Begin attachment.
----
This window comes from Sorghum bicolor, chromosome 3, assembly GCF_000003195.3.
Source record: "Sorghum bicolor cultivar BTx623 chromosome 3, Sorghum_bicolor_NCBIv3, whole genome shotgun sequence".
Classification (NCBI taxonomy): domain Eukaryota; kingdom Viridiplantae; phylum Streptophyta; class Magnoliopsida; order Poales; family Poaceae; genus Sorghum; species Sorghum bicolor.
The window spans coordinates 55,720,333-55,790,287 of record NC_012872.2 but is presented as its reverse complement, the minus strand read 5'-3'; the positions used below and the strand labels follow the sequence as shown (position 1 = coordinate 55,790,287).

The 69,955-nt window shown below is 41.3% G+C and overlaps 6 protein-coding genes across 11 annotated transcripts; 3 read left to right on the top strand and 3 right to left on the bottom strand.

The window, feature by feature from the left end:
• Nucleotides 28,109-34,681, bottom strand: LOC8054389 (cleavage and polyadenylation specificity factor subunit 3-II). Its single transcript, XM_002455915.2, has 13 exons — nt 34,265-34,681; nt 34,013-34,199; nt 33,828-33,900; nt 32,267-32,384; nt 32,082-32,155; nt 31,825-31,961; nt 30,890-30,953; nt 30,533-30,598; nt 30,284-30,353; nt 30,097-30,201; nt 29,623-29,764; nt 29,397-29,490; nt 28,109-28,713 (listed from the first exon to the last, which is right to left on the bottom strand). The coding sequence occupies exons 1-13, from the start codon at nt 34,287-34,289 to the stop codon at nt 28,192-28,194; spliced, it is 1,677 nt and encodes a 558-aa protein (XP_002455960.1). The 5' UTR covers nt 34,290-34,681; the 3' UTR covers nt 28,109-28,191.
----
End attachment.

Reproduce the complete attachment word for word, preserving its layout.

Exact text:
This window comes from Sorghum bicolor, chromosome 3, assembly GCF_000003195.3.
Source record: "Sorghum bicolor cultivar BTx623 chromosome 3, Sorghum_bicolor_NCBIv3, whole genome shotgun sequence".
Classification (NCBI taxonomy): domain Eukaryota; kingdom Viridiplantae; phylum Streptophyta; class Magnoliopsida; order Poales; family Poaceae; genus Sorghum; species Sorghum bicolor.
The window spans coordinates 55,720,333-55,790,287 of record NC_012872.2 but is presented as its reverse complement, the minus strand read 5'-3'; the positions used below and the strand labels follow the sequence as shown (position 1 = coordinate 55,790,287).

The 69,955-nt window shown below is 41.3% G+C and overlaps 6 protein-coding genes across 11 annotated transcripts; 3 read left to right on the top strand and 3 right to left on the bottom strand.

The window, feature by feature from the left end:
• Nucleotides 28,109-34,681, bottom strand: LOC8054389 (cleavage and polyadenylation specificity factor subunit 3-II). Its single transcript, XM_002455915.2, has 13 exons — nt 34,265-34,681; nt 34,013-34,199; nt 33,828-33,900; nt 32,267-32,384; nt 32,082-32,155; nt 31,825-31,961; nt 30,890-30,953; nt 30,533-30,598; nt 30,284-30,353; nt 30,097-30,201; nt 29,623-29,764; nt 29,397-29,490; nt 28,109-28,713 (listed from the first exon to the last, which is right to left on the bottom strand). The coding sequence occupies exons 1-13, from the start codon at nt 34,287-34,289 to the stop codon at nt 28,192-28,194; spliced, it is 1,677 nt and encodes a 558-aa protein (XP_002455960.1). The 5' UTR covers nt 34,290-34,681; the 3' UTR covers nt 28,109-28,191.